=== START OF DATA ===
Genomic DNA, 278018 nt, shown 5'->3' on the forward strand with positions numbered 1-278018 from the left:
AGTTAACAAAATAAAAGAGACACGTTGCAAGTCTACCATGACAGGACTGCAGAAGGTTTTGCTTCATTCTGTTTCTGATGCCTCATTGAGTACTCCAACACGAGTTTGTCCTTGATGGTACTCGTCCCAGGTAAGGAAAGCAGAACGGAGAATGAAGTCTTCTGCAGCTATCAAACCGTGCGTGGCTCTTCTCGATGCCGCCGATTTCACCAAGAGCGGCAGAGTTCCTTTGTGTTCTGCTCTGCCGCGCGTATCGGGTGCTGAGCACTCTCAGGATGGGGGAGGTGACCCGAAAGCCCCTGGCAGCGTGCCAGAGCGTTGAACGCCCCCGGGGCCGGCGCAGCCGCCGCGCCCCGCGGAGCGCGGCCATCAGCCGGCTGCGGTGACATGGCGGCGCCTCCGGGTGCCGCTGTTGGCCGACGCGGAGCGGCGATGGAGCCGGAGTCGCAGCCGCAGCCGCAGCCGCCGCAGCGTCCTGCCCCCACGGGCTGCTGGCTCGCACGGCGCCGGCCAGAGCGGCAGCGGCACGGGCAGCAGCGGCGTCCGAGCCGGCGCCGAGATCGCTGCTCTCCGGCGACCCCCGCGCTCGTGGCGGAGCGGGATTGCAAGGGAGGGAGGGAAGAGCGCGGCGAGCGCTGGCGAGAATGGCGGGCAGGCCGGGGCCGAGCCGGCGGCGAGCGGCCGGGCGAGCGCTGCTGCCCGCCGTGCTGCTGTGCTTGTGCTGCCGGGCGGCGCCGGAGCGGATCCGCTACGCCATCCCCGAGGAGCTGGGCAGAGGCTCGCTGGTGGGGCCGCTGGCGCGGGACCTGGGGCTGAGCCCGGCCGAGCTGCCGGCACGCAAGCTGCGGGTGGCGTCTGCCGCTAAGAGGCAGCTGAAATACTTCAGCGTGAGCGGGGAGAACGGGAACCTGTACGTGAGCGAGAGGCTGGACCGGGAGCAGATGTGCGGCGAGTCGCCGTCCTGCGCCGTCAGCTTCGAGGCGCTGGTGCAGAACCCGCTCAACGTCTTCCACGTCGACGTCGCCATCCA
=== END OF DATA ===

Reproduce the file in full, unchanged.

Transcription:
Genomic DNA, 278018 nt, shown 5'->3' on the forward strand with positions numbered 1-278018 from the left:
AGTTAACAAAATAAAAGAGACACGTTGCAAGTCTACCATGACAGGACTGCAGAAGGTTTTGCTTCATTCTGTTTCTGATGCCTCATTGAGTACTCCAACACGAGTTTGTCCTTGATGGTACTCGTCCCAGGTAAGGAAAGCAGAACGGAGAATGAAGTCTTCTGCAGCTATCAAACCGTGCGTGGCTCTTCTCGATGCCGCCGATTTCACCAAGAGCGGCAGAGTTCCTTTGTGTTCTGCTCTGCCGCGCGTATCGGGTGCTGAGCACTCTCAGGATGGGGGAGGTGACCCGAAAGCCCCTGGCAGCGTGCCAGAGCGTTGAACGCCCCCGGGGCCGGCGCAGCCGCCGCGCCCCGCGGAGCGCGGCCATCAGCCGGCTGCGGTGACATGGCGGCGCCTCCGGGTGCCGCTGTTGGCCGACGCGGAGCGGCGATGGAGCCGGAGTCGCAGCCGCAGCCGCAGCCGCCGCAGCGTCCTGCCCCCACGGGCTGCTGGCTCGCACGGCGCCGGCCAGAGCGGCAGCGGCACGGGCAGCAGCGGCGTCCGAGCCGGCGCCGAGATCGCTGCTCTCCGGCGACCCCCGCGCTCGTGGCGGAGCGGGATTGCAAGGGAGGGAGGGAAGAGCGCGGCGAGCGCTGGCGAGAATGGCGGGCAGGCCGGGGCCGAGCCGGCGGCGAGCGGCCGGGCGAGCGCTGCTGCCCGCCGTGCTGCTGTGCTTGTGCTGCCGGGCGGCGCCGGAGCGGATCCGCTACGCCATCCCCGAGGAGCTGGGCAGAGGCTCGCTGGTGGGGCCGCTGGCGCGGGACCTGGGGCTGAGCCCGGCCGAGCTGCCGGCACGCAAGCTGCGGGTGGCGTCTGCCGCTAAGAGGCAGCTGAAATACTTCAGCGTGAGCGGGGAGAACGGGAACCTGTACGTGAGCGAGAGGCTGGACCGGGAGCAGATGTGCGGCGAGTCGCCGTCCTGCGCCGTCAGCTTCGAGGCGCTGGTGCAGAACCCGCTCAACGTCTTCCACGTCGACGTCGCCATCCA